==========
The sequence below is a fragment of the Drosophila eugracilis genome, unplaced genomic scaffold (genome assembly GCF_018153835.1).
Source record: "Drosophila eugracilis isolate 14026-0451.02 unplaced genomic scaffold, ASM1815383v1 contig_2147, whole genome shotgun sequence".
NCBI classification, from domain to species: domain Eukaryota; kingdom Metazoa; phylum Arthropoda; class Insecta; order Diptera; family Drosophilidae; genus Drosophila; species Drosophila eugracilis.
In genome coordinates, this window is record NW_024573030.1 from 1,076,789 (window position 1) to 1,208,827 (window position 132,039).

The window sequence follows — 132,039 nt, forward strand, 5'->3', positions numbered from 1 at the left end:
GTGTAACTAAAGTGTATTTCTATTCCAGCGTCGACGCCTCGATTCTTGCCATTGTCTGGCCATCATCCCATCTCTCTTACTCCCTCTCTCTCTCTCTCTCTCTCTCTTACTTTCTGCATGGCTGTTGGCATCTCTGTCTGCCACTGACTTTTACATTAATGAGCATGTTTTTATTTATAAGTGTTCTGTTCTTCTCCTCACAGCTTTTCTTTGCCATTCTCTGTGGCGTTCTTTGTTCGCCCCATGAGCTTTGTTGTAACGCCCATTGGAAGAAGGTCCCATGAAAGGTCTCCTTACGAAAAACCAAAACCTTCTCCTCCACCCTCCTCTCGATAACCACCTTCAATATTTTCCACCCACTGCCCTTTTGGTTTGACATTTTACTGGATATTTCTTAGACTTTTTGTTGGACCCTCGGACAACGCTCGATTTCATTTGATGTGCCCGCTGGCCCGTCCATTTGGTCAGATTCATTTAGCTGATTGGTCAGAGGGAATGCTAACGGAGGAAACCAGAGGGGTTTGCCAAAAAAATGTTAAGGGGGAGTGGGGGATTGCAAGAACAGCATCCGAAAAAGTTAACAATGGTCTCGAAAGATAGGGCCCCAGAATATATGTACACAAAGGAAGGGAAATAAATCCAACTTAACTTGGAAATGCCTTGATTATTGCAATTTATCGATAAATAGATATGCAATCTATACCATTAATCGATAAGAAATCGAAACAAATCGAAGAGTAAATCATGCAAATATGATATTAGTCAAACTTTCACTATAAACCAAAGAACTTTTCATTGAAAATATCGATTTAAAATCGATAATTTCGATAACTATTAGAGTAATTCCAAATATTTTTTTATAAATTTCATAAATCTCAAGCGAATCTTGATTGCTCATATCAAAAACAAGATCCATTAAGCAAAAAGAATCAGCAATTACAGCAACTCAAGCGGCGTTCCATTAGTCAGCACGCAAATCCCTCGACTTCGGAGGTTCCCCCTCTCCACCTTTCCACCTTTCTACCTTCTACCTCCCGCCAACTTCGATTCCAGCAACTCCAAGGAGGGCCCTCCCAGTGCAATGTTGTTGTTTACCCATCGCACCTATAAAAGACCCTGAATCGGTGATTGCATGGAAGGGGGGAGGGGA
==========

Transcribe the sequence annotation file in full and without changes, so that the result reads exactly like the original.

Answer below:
The sequence below is a fragment of the Drosophila eugracilis genome, unplaced genomic scaffold (genome assembly GCF_018153835.1).
Source record: "Drosophila eugracilis isolate 14026-0451.02 unplaced genomic scaffold, ASM1815383v1 contig_2147, whole genome shotgun sequence".
NCBI classification, from domain to species: domain Eukaryota; kingdom Metazoa; phylum Arthropoda; class Insecta; order Diptera; family Drosophilidae; genus Drosophila; species Drosophila eugracilis.
In genome coordinates, this window is record NW_024573030.1 from 1,076,789 (window position 1) to 1,208,827 (window position 132,039).

The window sequence follows — 132,039 nt, forward strand, 5'->3', positions numbered from 1 at the left end:
GTGTAACTAAAGTGTATTTCTATTCCAGCGTCGACGCCTCGATTCTTGCCATTGTCTGGCCATCATCCCATCTCTCTTACTCCCTCTCTCTCTCTCTCTCTCTCTCTTACTTTCTGCATGGCTGTTGGCATCTCTGTCTGCCACTGACTTTTACATTAATGAGCATGTTTTTATTTATAAGTGTTCTGTTCTTCTCCTCACAGCTTTTCTTTGCCATTCTCTGTGGCGTTCTTTGTTCGCCCCATGAGCTTTGTTGTAACGCCCATTGGAAGAAGGTCCCATGAAAGGTCTCCTTACGAAAAACCAAAACCTTCTCCTCCACCCTCCTCTCGATAACCACCTTCAATATTTTCCACCCACTGCCCTTTTGGTTTGACATTTTACTGGATATTTCTTAGACTTTTTGTTGGACCCTCGGACAACGCTCGATTTCATTTGATGTGCCCGCTGGCCCGTCCATTTGGTCAGATTCATTTAGCTGATTGGTCAGAGGGAATGCTAACGGAGGAAACCAGAGGGGTTTGCCAAAAAAATGTTAAGGGGGAGTGGGGGATTGCAAGAACAGCATCCGAAAAAGTTAACAATGGTCTCGAAAGATAGGGCCCCAGAATATATGTACACAAAGGAAGGGAAATAAATCCAACTTAACTTGGAAATGCCTTGATTATTGCAATTTATCGATAAATAGATATGCAATCTATACCATTAATCGATAAGAAATCGAAACAAATCGAAGAGTAAATCATGCAAATATGATATTAGTCAAACTTTCACTATAAACCAAAGAACTTTTCATTGAAAATATCGATTTAAAATCGATAATTTCGATAACTATTAGAGTAATTCCAAATATTTTTTTATAAATTTCATAAATCTCAAGCGAATCTTGATTGCTCATATCAAAAACAAGATCCATTAAGCAAAAAGAATCAGCAATTACAGCAACTCAAGCGGCGTTCCATTAGTCAGCACGCAAATCCCTCGACTTCGGAGGTTCCCCCTCTCCACCTTTCCACCTTTCTACCTTCTACCTCCCGCCAACTTCGATTCCAGCAACTCCAAGGAGGGCCCTCCCAGTGCAATGTTGTTGTTTACCCATCGCACCTATAAAAGACCCTGAATCGGTGATTGCATGGAAGGGGGGAGGGGA